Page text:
Securing Our Communities: Celebrity Scams

Each week, the NTIC Cyber Center highlights a different social engineering scam impacting individuals and communities within the National Capital Region. We encourage everyone to share this information with friends, colleagues, and loved ones to help reduce their risk of becoming a victim of financial fraud and identity theft.

Celebrity scams – also known as imposter scams, impersonation scams, and fan scams – are a type of social engineering scheme in which the perpetrator masquerades as a celebrity or popular social media personality, concealing his or her true intentions to elicit money or personal information or to trick the victim into clicking on malicious links. These scammers create convincing yet fraudulent profiles on social media platforms using images of famous personalities to attract likes, clicks, and retweets from unsuspecting fans.


Potential victims are targeted through messages containing spam, event invitations, prize giveaways, and occasionally expressions of romantic interest. Oftentimes, celebrity scammers tempt their victims by promising an in-person event, such as a concert or party, but the event never actually occurs. To avoid face-to-face meetings, scammers often claim overseas work and travel. A portion of these posts contain fake celebrity endorsements used to trick others into buying products. Some fraudulent profiles are even created to gain followers and increase user engagement so that they may later be sold to online marketing companies or other scammers.


Many victims have learned the hard way that falling for a celebrity scam can cause financial troubles. In late 2018, an investigative report revealed that a female fan sent iTunes gift cards (worth hundreds of dollars) and wired $11,500 to someone posing online as the singer Bruce Springsteen because he was flirtatious and claimed financial woes from a recent divorce. Scammers will often ask for money directly promising to return more than double the amount “loaned” only to disappear after the victims oblige. They often insist on receiving the payment through wire transfers or in the form of cryptocurrency or gift cards because they are more difficult to trace and nearly impossible to reverse. The following tips will help you identify celebrity scams, so you can avoid disappointment and an empty wallet:

  • Scrutinize messages received from popular figures online. If it doesn’t make sense for a celebrity to contact you in real life, it probably wouldn’t make sense for them to contact you online either.

  • Check to see if you are interacting with the celebrity’s legitimate and verified social media page. Most social media sites feature a verification icon representing account authenticity. Please note that this is not a fail-safe method of determining whether you are dealing with a scammer as even legitimate sites and accounts can be hacked.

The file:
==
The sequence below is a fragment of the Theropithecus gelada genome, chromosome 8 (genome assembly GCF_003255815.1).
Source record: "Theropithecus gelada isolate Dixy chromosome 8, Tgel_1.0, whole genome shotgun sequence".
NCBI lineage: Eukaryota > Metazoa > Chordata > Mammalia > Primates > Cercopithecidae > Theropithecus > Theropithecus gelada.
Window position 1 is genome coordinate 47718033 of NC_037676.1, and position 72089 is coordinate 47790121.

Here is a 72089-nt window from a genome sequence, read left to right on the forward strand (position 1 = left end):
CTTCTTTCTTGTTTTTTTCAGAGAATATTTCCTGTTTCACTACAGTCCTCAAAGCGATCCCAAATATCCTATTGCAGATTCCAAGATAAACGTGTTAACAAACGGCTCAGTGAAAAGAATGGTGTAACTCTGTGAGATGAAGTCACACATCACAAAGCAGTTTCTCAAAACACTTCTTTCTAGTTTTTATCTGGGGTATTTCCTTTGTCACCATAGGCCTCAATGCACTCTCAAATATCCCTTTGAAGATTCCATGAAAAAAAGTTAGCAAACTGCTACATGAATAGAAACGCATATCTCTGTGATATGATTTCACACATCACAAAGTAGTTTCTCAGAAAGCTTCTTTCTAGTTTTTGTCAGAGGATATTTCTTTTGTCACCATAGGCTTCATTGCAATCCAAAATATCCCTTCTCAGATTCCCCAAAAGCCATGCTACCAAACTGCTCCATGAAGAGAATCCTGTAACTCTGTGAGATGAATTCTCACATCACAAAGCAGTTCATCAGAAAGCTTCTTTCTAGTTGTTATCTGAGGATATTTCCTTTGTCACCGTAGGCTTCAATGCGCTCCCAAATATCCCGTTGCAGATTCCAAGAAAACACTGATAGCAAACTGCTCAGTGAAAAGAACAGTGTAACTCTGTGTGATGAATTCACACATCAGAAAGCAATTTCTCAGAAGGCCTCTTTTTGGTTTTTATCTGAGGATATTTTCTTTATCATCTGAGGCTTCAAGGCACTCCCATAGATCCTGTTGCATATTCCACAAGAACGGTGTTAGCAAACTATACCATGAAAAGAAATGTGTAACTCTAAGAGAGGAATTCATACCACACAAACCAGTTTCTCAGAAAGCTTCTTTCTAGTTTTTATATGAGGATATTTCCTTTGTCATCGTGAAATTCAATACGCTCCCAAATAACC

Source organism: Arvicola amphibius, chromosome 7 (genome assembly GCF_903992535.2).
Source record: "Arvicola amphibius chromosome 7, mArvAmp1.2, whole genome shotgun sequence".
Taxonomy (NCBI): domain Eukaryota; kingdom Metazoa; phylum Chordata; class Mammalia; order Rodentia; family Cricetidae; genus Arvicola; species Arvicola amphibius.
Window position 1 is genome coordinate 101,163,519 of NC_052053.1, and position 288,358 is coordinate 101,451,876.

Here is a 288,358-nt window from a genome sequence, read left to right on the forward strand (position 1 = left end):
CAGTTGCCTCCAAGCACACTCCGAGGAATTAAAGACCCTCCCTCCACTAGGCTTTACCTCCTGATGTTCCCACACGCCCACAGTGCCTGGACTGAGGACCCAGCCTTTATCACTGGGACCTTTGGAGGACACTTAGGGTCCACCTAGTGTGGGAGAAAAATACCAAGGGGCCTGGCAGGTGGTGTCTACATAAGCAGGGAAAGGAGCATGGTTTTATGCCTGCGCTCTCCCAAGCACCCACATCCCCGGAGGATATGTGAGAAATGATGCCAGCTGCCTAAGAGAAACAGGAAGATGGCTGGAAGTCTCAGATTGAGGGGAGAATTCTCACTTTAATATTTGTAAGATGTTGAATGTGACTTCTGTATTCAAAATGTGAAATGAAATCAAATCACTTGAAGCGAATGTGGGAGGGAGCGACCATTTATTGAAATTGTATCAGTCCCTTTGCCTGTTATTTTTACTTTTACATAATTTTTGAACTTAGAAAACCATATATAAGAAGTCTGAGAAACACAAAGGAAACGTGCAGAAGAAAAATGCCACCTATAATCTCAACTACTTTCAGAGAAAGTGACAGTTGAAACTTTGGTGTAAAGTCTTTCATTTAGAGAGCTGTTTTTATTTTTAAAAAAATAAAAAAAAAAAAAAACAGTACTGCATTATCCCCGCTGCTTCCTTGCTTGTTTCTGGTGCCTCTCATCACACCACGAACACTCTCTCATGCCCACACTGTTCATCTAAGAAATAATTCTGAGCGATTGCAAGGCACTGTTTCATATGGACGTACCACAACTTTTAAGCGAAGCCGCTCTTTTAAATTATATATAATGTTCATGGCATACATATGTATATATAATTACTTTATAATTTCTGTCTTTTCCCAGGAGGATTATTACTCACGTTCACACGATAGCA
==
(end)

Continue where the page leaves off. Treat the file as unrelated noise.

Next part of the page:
• If a supposed celebrity contacts you and asks for money or suddenly starts complaining of financial hardship, cease all contact immediately. Celebrities do not randomly contact fans and ask them for money. In fact, celebrities rarely manage their own public-facing social media accounts and often hire staff or interns to post content and respond to fans’ questions and comments.

  • Verify through multiple sources that events such as concerts, “meet and greet” opportunities, and charities are legitimate. Scammers may attempt to sell fake tickets.

  • Beware of requests that attempt to take conversations outside the original online platform. Scammers often try to move the conversation to email or standalone messaging applications if they suspect their fraudulent online profiles could be removed by website administrators.

  • Encourage your fellow fans to interact only with legitimate and verified celebrity social media accounts and pages. Not only are you showing your support, you may help keep others safe.

Some celebrities and popular social media personalities have issued warning statements to fans about these impersonation schemes, advising them to never send money or gifts to anyone using their names and online identities. Be sure to report all celebrity scam attempts to the corresponding social media platform, the US Federal Trade Commission, and the FBI’s Internet Crime Complaint Center.

The NTIC is governed by a privacy, civil rights, and civil liberties protection policy to promote conduct that complies with applicable federal, state, and local laws. The NTIC does not seek or retain any information about individuals or organizations solely on the basis of their religious, political or social views or activities; their participation in a particular noncriminal organization or lawful event; or their race, ethnicities, citizenships, places of origin, ages, disabilities, genders, or sexual orientations. No information is gathered or collected by the NTIC in violation of federal or state laws or regulations.